Second, this extension from the International Climate Fund allows us to provide full support to developing countries in and around the critical international climate discussions now and through to the end of 2015, including those on climate finance.
Third, it enables us to continue to link our research and knowledge with practitioners in developing countries. This has been an area of success for CDKN in the past years. We want to build on this way of working by responding to immediate knowledge needs, and providing rich evidence to policy-makers and practitioners in developing countries.
Fourth, we’ll be exploring with new donors how CDKN can provide a platform for effective, scaled up action on climate and development and take steps to establishing CDKN as a more permanent institution.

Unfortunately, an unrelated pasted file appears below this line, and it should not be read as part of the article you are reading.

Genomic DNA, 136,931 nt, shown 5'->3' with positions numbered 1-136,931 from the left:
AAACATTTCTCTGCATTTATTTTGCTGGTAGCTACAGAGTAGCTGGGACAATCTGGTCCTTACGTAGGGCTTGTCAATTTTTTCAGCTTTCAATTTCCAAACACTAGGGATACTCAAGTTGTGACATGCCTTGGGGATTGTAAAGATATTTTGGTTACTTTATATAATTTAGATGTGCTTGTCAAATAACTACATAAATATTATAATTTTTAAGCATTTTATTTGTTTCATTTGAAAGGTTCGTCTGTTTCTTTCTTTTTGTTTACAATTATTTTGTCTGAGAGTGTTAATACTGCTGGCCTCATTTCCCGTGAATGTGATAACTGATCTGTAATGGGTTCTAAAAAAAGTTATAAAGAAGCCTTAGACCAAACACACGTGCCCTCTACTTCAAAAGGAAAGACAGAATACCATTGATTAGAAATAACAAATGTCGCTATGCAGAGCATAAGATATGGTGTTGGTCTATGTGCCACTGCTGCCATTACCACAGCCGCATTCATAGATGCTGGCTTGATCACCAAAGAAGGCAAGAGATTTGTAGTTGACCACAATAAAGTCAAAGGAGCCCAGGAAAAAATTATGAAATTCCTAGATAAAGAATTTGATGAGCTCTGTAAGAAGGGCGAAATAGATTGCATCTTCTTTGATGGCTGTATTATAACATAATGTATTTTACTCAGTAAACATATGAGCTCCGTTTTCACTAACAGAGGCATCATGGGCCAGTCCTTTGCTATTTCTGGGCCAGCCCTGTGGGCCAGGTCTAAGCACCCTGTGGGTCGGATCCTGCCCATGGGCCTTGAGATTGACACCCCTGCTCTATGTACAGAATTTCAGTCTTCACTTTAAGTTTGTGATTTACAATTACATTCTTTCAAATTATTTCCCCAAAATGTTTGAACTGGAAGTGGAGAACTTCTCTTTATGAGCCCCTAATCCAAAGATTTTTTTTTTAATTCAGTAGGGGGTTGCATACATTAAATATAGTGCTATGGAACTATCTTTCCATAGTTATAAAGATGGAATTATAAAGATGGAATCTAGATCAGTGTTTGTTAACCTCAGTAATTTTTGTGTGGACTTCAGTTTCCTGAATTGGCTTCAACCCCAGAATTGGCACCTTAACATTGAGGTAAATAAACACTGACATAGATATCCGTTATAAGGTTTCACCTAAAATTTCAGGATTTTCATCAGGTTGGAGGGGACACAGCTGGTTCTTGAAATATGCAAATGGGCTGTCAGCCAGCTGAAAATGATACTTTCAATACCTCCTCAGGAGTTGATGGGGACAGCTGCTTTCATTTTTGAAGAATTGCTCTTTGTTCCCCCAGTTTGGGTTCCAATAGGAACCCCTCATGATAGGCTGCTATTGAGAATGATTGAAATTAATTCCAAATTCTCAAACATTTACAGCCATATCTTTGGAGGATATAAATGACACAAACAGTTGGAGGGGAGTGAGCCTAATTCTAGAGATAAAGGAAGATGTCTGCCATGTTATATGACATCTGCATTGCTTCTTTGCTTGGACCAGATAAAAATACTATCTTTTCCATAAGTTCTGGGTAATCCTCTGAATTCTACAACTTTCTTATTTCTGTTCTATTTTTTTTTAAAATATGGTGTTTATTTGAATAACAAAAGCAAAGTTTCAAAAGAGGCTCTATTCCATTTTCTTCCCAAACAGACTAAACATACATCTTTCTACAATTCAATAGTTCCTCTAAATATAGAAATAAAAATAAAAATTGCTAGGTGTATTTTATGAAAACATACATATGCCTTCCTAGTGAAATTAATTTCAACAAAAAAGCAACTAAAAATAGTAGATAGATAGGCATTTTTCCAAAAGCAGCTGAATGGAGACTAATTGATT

What are CDKN’s focal countries and– how has it chosen them?
CDKN has worked in over 70 countries but we’ve focused our engagements primarily in 12 countries (Bangladesh, Colombia, El Salvador, Ethiopia, India, Indonesia, Kenya, Nepal, Pakistan, Peru, Rwanda, and Uganda) and the Caribbean region. We don’t expect that number to increase significantly.
We have a geographic focus because we believe there needs to be a programmatic connection between research and knowledge and the policy process, and this, in turn, needs a concentration of resources. We’ve helped create such a bridge, in these focal countries and one sub-region.
There’s another reason why we’ve chosen these countries: leaders have articulated their research, knowledge and policy gaps clearly. They are prepared to take action nationally on climate compatible development, and to engage in the international climate debate and policy processes.
You talk about CDKN’s ability to bring high quality research results into policy and practice – what’s an example that stands out for you?